Soviet-Finnish war remembered
Thursday marks the sixty-ninth anniversary of the peace treaty ending the 1939-40 military conflict between the Soviet Union and Finland. It lasted for 105 bitterly cold days and is known as the Winter War.
Joseph Stalin had long wanted to regain Finland – part of the Russian Empire before the Revolution.
At the end of November 1939 the Soviet army attacked, expecting a quick victory, but the campaign quickly turned into an icy hell for the poorly prepared Red Army, crippled by the recent purges among officers.
The Soviets eventually broke the Finnish defense, but they paid a high price. While some 25,000 Finns were killed, the USSR initially claimed its losses stood at 49,000. It was later revealed the number could be almost three times that.
Finland was forced to accept peace terms signed in Moscow on March 12, 1940. The USSR pushed its border west, gaining a large slice of Finnish territory and much of the country's industrial capacity.
However, the war dealt a massive blow to the USSR's reputation as world opinion largely supported the Finnish cause. The country was expelled from the League of Nations.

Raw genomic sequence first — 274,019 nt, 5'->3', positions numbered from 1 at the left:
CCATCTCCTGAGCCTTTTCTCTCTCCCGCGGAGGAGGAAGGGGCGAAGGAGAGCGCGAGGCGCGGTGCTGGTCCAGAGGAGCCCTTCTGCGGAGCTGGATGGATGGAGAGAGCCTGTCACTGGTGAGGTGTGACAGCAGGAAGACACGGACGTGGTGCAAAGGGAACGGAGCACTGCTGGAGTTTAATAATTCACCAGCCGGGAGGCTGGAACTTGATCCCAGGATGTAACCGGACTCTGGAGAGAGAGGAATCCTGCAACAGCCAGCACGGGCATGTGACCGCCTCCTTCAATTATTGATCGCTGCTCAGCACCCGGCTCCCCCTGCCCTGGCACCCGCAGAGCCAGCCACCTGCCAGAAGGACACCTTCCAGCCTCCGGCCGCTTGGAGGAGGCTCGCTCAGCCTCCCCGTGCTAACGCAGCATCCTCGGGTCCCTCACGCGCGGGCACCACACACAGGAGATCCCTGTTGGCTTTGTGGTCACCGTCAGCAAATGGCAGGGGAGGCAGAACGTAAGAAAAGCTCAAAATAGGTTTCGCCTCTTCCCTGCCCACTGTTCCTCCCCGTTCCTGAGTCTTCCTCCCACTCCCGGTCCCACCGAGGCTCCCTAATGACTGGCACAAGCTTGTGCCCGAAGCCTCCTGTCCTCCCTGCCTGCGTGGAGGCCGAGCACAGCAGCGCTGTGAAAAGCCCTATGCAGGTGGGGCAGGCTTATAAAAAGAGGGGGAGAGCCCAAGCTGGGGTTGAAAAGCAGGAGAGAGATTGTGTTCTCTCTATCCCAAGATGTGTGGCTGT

In spite of this, historian Yuri Kilin says Finland too had been nursing plans of an attack against the Bolsheviks.
“Although Finland didn't start the war, it had long wanted to capture some Soviet land. The maps were drawn as early as 1919. Finland was never just an innocent victim. It simply didn't plan to attack the USSR alone,” he said.
In 1941, soon after Nazi Germany invaded the USSR, the Finns regained their land and moved into Soviet territory. They set up several concentration camps in the city of Petrozavodsk. Out of its 20,000 civilians, 4,000 perished.
Lydia Sinukova was 14 at the time, and was one of the prisoners. Now 82 she still remembers the shock she felt then.
She recalled: “We woke up in the morning and there was barbed wire all around the city. People were panicking. My mother soon fell ill and was taken to a hospital for prisoners. Two weeks later I was given a scrap of paper saying she had died.”
After World War II the 1940 border was restored. Now, 70 years after the Winter War, enthusiasts take part in reconstructions of the events, saying the key is to remember and come to terms with this bitter part of Russia's past.